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Summary

1. Herbivores consume a large portion of the biomass produced by plants in virtually all ecosystems, which has dramatic effects on both the ecology and evolution of plants. In response to this threat, plants have evolved a diverse arsenal of direct and indirect defences to reduce herbivory and the impacts of damage on plant performance.

2. This special feature is a broad synthesis of the evolution and ecology of plant defences. The first objective of this special feature is to provide a review of what we have learned about plant defences against herbivores. The second objective is to stimulate debate and sow fresh ideas for the future research.

3. The 11 articles in this issue address three fundamental questions: (i) How do plants defend themselves against a diverse array of enemies? (ii) Why do plant species vary in defence? And (iii) What are the ecological and ecosystem-level consequences of plant defence? In addressing these questions the articles cover the interdisciplinary nature of plant–herbivore evolutionary ecology, from genes to global patterns.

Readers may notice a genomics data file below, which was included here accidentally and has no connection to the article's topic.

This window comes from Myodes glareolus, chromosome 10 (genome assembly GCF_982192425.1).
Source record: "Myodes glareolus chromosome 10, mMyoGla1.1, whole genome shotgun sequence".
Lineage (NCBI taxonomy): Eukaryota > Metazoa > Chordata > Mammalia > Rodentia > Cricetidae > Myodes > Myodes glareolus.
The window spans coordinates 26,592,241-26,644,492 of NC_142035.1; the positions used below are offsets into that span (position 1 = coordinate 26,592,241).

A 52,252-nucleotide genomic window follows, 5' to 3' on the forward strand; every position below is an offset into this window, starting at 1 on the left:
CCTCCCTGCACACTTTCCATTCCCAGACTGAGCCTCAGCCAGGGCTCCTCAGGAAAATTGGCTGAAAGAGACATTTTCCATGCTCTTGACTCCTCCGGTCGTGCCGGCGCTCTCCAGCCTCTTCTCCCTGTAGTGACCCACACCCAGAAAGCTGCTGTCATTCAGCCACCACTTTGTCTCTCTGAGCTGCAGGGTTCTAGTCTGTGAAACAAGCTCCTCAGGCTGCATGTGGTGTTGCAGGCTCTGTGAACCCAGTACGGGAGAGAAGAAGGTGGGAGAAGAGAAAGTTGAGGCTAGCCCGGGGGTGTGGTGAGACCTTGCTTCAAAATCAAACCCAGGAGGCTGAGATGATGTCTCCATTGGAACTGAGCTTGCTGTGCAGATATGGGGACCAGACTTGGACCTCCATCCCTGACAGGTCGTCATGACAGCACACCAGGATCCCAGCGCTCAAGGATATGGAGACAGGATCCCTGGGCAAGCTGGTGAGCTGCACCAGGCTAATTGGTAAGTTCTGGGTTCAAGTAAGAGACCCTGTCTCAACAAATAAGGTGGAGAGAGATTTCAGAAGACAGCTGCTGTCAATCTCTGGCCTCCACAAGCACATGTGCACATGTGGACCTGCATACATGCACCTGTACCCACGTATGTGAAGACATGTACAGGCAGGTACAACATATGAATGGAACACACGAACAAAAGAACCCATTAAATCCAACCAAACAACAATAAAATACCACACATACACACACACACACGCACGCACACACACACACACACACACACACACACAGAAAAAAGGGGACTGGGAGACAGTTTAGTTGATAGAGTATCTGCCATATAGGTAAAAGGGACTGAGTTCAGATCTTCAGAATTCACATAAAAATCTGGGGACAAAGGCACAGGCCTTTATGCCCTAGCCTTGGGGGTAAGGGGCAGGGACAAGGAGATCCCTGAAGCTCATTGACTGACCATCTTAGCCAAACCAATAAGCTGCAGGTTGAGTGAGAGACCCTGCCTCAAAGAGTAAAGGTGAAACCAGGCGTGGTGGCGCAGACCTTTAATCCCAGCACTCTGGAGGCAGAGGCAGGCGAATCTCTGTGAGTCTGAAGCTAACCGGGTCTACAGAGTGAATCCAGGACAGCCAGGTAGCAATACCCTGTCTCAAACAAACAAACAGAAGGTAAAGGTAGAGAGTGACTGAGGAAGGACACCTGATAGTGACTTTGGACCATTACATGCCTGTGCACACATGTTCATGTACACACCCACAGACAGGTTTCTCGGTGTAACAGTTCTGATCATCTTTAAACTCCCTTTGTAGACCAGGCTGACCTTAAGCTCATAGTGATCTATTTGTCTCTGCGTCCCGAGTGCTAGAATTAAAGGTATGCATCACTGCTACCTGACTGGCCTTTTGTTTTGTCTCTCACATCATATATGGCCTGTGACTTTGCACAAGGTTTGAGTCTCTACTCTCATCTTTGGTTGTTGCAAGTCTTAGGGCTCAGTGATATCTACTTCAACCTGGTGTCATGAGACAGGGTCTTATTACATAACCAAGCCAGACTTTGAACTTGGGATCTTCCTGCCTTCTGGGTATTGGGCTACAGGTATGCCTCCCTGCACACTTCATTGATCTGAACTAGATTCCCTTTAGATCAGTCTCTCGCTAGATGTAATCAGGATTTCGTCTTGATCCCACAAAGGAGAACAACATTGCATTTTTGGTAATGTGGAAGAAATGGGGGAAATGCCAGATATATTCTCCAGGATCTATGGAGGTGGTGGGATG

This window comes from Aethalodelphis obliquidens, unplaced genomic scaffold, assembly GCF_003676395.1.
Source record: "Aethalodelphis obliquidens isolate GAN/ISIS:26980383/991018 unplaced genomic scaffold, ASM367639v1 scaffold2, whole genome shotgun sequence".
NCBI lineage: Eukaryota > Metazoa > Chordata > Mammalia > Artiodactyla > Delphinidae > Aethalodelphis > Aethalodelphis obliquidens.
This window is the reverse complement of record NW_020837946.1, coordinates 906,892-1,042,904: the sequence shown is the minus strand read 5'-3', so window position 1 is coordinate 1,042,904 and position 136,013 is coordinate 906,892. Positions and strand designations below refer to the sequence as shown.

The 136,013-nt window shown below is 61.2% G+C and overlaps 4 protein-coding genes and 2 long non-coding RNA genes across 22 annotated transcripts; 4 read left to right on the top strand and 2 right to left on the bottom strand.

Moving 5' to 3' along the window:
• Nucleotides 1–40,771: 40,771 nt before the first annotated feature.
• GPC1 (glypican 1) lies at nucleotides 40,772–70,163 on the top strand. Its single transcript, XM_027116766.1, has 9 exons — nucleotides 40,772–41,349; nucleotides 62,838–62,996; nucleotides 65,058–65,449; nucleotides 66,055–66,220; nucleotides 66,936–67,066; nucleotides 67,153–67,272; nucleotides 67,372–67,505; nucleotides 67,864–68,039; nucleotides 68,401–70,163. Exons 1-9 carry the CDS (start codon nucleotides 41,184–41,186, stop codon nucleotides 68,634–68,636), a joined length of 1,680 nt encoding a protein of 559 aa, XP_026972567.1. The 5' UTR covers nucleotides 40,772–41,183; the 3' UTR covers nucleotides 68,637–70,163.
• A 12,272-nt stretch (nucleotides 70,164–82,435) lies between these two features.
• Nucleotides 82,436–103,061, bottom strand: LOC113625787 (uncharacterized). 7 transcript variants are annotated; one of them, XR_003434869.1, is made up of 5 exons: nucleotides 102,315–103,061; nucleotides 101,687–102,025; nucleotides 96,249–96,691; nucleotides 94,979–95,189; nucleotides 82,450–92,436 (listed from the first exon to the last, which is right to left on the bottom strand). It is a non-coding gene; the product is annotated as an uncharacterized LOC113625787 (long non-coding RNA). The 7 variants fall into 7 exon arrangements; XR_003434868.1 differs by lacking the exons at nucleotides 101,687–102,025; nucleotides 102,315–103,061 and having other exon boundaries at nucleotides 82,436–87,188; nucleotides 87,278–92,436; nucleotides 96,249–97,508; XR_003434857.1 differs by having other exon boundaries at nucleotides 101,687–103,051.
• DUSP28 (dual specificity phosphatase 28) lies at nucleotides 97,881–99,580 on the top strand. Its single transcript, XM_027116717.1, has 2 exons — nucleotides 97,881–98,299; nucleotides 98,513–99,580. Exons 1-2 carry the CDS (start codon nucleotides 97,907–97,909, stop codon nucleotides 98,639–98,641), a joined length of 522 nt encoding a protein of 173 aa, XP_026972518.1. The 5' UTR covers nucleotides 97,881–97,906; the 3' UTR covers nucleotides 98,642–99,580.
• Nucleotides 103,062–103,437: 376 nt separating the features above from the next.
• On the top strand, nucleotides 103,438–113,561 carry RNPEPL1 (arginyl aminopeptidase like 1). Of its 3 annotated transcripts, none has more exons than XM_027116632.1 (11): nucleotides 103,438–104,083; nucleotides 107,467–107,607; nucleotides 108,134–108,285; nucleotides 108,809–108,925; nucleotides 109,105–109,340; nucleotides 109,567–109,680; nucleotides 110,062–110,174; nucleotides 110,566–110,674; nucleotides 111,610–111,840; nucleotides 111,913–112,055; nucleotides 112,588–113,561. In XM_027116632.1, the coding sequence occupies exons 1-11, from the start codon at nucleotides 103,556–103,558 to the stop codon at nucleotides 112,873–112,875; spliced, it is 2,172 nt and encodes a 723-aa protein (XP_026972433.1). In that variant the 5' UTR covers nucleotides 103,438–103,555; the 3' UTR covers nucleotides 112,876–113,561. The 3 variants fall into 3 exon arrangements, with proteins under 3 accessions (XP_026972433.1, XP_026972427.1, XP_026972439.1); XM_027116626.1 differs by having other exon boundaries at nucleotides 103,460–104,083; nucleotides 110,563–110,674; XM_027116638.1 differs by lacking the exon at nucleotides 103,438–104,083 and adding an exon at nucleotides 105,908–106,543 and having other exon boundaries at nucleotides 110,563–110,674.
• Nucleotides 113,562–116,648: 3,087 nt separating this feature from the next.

4. The articles contained in the special feature question existing paradigms and provide new analyses of data. In some cases, influential hypotheses are firmly supported with new analyses (e.g. the Resource Availability Hypothesis), whereas in other instances conventional wisdom is called into question (e.g. the importance of secondary metabolites in the microevolution of resistance) and popular hypotheses are rejected (e.g. the Apparency Hypothesis, the Latitudinal Biotic Interaction Hypothesis).

5. This is an exciting time for research on the evolutionary ecology of plant defences. The articles in this special feature provide a guide to how we can move forward in resolving existing problems and tackling new questions.